Cambodia Trip Report, Part 2
Dec 14, 2017
After spending some time at Angkor Wat, we moved on to see other ancient sites in the area. We were taken to this old castle, but were not led to take communion there, as this land appeared to be covered by the work we did at the previous site.
From there we moved on to another site. The pictures below were of an old military site.
To enter this fortress, we had to go through a narrow passage lined with carvings. S---- and his fiancé led the way.
The young man looking at the carvings is S----’s future brother-in-law. He served as our driver during the entire trip. Most of the there were nine of us, so we took two cars with two drivers.
At the end of the passage way was a staircase going up. At the top we emerged to view our surroundings. In times past, the elephant training grounds were in the field on the left.
Looking to the right, we saw stones, which had been lined up for some unknown reason.
We then took the path among many old trees for about 200 yards/meters.
We came upon another old castle standing in the middle of a moat.
The picture below is the view from the first level of the castle. Note the causeway on the left. We walked on it later to return to the car, but did not take it to get to the castle itself.
The picture below is the view from the second level.
This is a picture taken from the third level. Below, you can see that the main entrance to the first level was heavily fortified. By the time I reached that level, I was not unhappy to see the tower roped off. I think that this climb was the main reason why I gained no weight on this trip.
From the third level we saw that the top tower was roped off, because the stone stairway was too unstable to climb. (See the picture below.) So we were unable to go further up.
We again prayed and took communion here on the third level.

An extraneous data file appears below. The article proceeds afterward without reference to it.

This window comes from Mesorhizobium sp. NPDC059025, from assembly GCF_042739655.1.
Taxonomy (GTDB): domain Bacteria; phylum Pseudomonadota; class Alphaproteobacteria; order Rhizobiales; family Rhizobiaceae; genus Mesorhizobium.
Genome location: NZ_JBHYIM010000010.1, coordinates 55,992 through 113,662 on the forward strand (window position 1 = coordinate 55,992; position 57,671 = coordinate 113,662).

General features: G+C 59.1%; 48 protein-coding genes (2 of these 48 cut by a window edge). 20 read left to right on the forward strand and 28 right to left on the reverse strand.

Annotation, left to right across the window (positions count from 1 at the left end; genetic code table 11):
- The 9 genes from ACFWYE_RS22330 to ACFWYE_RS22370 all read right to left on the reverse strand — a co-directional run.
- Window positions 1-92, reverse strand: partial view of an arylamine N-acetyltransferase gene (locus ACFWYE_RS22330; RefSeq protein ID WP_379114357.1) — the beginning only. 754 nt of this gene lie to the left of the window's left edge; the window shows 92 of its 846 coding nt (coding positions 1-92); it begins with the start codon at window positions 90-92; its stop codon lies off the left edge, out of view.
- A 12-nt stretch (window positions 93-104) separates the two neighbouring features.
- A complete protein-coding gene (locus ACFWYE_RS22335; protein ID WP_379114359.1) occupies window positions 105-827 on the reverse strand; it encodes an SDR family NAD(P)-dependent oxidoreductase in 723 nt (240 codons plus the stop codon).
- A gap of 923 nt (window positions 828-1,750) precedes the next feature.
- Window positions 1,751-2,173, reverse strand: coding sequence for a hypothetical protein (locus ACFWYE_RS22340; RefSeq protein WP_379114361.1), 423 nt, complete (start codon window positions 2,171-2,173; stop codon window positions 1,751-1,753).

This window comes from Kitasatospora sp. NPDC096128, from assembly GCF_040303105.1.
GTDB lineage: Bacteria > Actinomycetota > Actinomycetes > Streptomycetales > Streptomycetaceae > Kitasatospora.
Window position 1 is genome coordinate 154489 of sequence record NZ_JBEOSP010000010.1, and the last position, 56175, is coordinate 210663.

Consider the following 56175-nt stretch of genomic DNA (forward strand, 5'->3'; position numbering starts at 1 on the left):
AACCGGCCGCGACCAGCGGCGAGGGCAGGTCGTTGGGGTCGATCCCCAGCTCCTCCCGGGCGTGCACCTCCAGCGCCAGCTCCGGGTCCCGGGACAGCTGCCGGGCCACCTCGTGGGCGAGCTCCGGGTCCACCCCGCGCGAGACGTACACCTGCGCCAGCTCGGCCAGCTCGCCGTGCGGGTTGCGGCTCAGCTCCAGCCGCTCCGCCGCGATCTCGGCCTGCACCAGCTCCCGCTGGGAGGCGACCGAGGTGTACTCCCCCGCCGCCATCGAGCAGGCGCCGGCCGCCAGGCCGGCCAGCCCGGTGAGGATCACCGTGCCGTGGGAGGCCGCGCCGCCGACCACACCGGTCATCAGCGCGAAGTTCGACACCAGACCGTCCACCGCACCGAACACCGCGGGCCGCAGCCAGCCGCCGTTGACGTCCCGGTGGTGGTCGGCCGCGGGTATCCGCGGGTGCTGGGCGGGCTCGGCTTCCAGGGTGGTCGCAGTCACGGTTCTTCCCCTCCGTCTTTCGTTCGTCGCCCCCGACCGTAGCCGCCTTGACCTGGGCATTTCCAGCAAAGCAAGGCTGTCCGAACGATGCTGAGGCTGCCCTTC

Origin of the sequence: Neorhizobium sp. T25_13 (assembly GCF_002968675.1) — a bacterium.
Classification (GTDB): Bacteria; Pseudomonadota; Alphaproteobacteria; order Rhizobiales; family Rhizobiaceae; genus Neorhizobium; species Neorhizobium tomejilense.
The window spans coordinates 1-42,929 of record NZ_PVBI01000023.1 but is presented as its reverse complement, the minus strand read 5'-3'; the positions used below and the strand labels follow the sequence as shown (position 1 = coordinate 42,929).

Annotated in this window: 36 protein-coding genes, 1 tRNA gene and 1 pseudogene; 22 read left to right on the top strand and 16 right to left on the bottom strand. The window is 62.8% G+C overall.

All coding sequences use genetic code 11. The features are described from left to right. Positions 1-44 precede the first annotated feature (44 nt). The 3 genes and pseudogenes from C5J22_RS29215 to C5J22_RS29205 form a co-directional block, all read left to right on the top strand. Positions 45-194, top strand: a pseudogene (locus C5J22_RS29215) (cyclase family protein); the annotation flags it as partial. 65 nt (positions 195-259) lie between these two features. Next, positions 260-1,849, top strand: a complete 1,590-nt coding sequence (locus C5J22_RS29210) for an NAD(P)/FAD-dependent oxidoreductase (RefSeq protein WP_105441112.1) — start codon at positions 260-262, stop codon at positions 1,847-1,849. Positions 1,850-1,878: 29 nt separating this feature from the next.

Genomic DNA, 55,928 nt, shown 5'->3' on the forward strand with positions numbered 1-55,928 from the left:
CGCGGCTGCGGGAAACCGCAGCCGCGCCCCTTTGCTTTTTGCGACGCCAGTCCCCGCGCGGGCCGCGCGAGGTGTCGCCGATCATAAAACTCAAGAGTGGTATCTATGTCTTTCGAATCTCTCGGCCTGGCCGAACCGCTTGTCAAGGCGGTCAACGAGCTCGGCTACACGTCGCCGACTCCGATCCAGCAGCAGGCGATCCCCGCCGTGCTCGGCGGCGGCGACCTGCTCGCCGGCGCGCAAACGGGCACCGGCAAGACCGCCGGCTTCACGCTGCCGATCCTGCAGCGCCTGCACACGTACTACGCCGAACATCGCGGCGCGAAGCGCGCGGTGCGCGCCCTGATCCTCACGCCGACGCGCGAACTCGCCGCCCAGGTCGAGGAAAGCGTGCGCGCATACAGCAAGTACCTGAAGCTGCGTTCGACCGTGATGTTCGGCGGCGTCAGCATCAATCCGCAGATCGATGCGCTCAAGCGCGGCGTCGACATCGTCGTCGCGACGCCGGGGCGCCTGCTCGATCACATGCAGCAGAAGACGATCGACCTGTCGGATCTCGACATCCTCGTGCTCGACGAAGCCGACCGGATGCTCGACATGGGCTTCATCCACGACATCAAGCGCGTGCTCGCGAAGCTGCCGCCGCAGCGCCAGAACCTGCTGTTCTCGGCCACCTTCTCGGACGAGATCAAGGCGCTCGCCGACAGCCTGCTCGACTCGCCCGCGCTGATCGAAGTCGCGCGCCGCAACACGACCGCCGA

We took the causeway back to the main road just in time to see a tourist being driven in one of the main forms of transportation in Cambodia. They are quite nice, actually.
Also across the street, we could see the ruins of other ancient estates of wealthy government officials who had lived nearby.
The sun was getting low by this time, but we managed to tour one more temple as the shadows lengthened. It was the Ta Promh Temple.
The priests in this temple had planted many trees near the buildings and walls, because they revered nature. But in the end, nature took over, and because they could not bring themselves to cut down their sacred trees, they eventually had to abandon the temple and leave it in the hands of the trees.
The picture below, showing Brad, S----, his fiance, and her mother, is just one side of the wall. The roots of the giant tree had taken over the right side as well.
And this is the other side of the same wall, which the tree had swallowed up, slowly dislodging the stones and tearing down the wall. It was here that we prayed and took communion again.
Here are other trees hard at work, destroying the old temple.
This is an inner courtyard of the old temple. Notice that the old tree stump is still alive, as new growth is coming out of the top.
We walked through the temple to its back side….
…. And then followed the path to the outer wall on the other side of the temple grounds.
We drank from a coconut and then chopped it open to eat the delicious meat.
That evening we drove to Battambang, a few hours from Siem Reap. We stayed at that hotel for most of the week, where a room cost $17.50 per night.
Brad sat in one of the chairs in the lobby.
The wood in Cambodia is astounding, to say nothing of the carvings. Wood furniture like this would cost many thousands of dollars in the western countries, but in Cambodia it is so inexpensive that anyone can own it. I saw 5-inch thick tables made from a single tree in many restaurants and even at ordinary fuel stations.
Brad took a selfie of his hand on the side of a table to show how thick it was.
Of course, preserving the trees is part of Cambodia’s problem. There are many illegal logging operations there, because foreign businessmen know that they can sell this wood overseas for huge profits. Though it is illegal, many government officials have been bribed to do nothing about this, even though such logging is illegal.